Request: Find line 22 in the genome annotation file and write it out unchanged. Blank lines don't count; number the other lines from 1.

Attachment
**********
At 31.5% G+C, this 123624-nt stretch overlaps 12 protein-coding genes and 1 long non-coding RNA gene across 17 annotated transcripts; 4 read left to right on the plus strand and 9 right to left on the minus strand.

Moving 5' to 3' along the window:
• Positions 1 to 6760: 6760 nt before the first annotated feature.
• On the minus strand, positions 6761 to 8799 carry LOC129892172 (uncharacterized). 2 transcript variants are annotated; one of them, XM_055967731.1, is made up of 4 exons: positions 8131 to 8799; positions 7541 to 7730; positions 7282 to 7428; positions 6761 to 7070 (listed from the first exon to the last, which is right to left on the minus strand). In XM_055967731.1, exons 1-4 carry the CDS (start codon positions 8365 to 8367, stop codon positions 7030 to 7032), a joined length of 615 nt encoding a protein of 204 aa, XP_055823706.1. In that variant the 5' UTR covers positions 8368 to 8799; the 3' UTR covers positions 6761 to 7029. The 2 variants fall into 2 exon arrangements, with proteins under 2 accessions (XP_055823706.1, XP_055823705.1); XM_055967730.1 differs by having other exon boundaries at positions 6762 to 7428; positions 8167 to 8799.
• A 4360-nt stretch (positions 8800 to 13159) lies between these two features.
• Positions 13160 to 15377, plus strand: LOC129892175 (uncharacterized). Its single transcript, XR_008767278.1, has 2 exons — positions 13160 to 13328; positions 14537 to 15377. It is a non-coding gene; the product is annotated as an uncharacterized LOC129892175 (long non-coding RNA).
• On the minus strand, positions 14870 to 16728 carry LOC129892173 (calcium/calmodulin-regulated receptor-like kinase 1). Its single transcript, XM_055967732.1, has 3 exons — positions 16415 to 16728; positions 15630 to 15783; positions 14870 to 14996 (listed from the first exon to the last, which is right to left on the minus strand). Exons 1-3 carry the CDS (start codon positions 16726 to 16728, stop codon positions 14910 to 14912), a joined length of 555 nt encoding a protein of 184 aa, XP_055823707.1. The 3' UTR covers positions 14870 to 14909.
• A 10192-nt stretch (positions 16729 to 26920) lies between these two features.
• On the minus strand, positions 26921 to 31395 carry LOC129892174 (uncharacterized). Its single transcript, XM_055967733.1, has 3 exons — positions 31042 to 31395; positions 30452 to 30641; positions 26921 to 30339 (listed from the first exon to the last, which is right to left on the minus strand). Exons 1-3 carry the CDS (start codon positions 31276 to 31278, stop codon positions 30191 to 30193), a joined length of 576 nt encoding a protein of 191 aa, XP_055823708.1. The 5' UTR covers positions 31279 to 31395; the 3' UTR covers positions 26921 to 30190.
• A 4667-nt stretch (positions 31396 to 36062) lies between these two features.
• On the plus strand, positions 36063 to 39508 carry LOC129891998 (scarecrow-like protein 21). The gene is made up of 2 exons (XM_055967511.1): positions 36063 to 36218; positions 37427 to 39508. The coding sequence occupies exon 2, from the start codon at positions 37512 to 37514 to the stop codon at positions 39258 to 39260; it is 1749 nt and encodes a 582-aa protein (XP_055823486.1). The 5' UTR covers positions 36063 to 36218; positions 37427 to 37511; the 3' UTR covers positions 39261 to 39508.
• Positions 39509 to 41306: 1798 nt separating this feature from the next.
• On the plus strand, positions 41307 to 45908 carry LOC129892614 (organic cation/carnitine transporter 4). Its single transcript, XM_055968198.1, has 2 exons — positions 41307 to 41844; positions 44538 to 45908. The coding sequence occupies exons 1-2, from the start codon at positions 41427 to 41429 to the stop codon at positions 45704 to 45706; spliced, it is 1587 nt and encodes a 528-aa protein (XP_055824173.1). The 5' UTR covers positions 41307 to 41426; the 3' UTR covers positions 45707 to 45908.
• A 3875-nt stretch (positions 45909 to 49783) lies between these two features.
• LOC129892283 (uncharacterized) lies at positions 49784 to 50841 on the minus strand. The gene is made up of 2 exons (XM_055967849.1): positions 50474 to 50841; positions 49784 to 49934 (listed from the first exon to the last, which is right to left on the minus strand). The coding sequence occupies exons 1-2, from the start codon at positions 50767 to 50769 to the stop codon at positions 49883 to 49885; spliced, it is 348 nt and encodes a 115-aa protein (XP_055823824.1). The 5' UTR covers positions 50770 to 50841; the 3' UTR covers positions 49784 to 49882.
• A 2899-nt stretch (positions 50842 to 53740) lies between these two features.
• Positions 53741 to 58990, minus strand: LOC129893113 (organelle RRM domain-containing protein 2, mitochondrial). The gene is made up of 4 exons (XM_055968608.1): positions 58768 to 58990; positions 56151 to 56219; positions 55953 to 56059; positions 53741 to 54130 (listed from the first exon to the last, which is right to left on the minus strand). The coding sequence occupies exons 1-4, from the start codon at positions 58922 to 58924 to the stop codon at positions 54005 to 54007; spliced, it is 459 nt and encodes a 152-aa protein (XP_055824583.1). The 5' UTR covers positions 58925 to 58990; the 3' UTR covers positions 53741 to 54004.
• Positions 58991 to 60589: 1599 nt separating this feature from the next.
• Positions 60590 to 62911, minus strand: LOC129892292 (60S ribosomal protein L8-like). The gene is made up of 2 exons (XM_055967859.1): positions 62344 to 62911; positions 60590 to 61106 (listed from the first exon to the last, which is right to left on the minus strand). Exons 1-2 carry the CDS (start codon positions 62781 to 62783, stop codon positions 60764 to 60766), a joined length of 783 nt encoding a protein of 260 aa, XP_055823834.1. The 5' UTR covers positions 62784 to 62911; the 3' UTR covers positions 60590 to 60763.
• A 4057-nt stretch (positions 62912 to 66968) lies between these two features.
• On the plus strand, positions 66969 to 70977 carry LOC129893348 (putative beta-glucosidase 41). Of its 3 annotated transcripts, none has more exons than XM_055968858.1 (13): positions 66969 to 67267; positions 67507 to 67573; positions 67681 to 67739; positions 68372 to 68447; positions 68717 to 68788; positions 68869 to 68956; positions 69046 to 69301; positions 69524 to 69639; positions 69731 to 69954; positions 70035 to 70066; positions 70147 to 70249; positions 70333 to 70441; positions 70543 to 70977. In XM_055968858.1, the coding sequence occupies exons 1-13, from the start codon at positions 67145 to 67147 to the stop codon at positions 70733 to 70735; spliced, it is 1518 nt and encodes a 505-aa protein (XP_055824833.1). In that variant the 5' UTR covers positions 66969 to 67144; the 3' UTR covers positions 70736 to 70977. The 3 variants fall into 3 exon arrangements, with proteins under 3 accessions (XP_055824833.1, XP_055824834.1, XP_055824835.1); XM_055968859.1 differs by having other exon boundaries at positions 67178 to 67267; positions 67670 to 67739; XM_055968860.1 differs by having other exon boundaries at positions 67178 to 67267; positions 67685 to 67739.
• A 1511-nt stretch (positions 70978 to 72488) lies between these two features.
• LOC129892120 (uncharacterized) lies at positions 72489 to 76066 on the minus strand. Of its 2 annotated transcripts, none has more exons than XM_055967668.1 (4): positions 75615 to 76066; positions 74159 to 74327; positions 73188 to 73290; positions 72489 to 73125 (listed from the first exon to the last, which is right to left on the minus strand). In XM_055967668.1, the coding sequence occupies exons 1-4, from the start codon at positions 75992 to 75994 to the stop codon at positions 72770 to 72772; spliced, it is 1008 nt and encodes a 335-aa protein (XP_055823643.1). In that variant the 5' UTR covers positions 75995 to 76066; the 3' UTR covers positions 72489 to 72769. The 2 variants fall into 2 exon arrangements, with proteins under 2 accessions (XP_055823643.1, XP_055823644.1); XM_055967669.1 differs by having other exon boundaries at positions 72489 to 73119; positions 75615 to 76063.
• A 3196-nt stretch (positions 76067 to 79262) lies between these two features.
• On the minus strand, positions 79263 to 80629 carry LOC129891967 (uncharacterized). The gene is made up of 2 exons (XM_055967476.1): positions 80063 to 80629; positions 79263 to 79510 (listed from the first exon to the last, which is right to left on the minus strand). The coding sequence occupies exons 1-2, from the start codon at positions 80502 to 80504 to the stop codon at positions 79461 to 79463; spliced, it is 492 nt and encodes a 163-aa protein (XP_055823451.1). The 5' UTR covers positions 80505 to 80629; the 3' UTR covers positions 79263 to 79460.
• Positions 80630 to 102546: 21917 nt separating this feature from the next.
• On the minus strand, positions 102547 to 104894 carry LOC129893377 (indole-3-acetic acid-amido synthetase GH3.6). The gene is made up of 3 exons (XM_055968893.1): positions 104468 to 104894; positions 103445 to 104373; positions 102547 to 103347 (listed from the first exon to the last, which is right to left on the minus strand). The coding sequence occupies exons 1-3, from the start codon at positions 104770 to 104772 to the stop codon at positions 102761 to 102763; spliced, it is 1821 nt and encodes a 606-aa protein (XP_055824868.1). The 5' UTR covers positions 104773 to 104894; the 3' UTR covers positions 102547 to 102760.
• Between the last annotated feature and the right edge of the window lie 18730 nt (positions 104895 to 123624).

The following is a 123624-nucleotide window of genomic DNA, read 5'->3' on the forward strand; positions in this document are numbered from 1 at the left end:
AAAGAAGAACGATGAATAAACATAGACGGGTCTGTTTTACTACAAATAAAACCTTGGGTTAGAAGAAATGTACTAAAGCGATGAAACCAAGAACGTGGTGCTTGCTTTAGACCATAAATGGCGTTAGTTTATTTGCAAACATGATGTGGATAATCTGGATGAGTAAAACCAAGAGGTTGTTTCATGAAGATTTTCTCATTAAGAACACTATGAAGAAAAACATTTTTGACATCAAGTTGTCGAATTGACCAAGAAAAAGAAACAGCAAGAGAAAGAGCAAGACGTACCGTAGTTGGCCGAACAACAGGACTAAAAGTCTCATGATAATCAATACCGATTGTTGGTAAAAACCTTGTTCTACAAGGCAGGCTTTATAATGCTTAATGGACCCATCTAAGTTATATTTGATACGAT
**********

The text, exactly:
• A 1511-nt stretch (positions 70978 to 72488) lies between these two features.